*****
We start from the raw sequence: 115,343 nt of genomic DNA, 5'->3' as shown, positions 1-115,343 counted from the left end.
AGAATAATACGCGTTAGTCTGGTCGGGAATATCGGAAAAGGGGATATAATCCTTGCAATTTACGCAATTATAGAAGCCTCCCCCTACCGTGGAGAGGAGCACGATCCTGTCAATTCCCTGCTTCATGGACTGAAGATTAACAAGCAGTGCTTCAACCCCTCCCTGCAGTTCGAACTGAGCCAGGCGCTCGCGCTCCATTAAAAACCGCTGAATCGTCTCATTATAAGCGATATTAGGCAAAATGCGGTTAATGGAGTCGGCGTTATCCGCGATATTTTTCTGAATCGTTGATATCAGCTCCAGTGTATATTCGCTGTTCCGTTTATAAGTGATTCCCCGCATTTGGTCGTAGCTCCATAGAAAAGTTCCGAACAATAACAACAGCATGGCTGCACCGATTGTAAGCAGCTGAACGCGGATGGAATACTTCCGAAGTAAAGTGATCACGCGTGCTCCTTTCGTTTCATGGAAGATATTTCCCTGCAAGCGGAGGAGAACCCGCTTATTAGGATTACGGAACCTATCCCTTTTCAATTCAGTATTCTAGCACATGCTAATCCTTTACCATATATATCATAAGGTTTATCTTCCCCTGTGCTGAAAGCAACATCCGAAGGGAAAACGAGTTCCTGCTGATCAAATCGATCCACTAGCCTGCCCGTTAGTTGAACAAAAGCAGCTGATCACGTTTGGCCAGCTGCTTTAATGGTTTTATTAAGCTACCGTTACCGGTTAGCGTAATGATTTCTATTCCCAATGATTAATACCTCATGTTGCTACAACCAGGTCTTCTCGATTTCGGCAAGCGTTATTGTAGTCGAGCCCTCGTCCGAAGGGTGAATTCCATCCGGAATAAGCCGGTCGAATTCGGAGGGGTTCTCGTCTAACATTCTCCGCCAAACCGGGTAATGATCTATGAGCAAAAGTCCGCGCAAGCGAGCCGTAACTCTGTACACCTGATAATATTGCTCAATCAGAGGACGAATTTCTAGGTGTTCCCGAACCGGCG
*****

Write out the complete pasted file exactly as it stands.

We start from the raw sequence: 115,343 nt of genomic DNA, 5'->3' as shown, positions 1-115,343 counted from the left end.
AGAATAATACGCGTTAGTCTGGTCGGGAATATCGGAAAAGGGGATATAATCCTTGCAATTTACGCAATTATAGAAGCCTCCCCCTACCGTGGAGAGGAGCACGATCCTGTCAATTCCCTGCTTCATGGACTGAAGATTAACAAGCAGTGCTTCAACCCCTCCCTGCAGTTCGAACTGAGCCAGGCGCTCGCGCTCCATTAAAAACCGCTGAATCGTCTCATTATAAGCGATATTAGGCAAAATGCGGTTAATGGAGTCGGCGTTATCCGCGATATTTTTCTGAATCGTTGATATCAGCTCCAGTGTATATTCGCTGTTCCGTTTATAAGTGATTCCCCGCATTTGGTCGTAGCTCCATAGAAAAGTTCCGAACAATAACAACAGCATGGCTGCACCGATTGTAAGCAGCTGAACGCGGATGGAATACTTCCGAAGTAAAGTGATCACGCGTGCTCCTTTCGTTTCATGGAAGATATTTCCCTGCAAGCGGAGGAGAACCCGCTTATTAGGATTACGGAACCTATCCCTTTTCAATTCAGTATTCTAGCACATGCTAATCCTTTACCATATATATCATAAGGTTTATCTTCCCCTGTGCTGAAAGCAACATCCGAAGGGAAAACGAGTTCCTGCTGATCAAATCGATCCACTAGCCTGCCCGTTAGTTGAACAAAAGCAGCTGATCACGTTTGGCCAGCTGCTTTAATGGTTTTATTAAGCTACCGTTACCGGTTAGCGTAATGATTTCTATTCCCAATGATTAATACCTCATGTTGCTACAACCAGGTCTTCTCGATTTCGGCAAGCGTTATTGTAGTCGAGCCCTCGTCCGAAGGGTGAATTCCATCCGGAATAAGCCGGTCGAATTCGGAGGGGTTCTCGTCTAACATTCTCCGCCAAACCGGGTAATGATCTATGAGCAAAAGTCCGCGCAAGCGAGCCGTAACTCTGTACACCTGATAATATTGCTCAATCAGAGGACGAATTTCTAGGTGTTCCCGAACCGGCG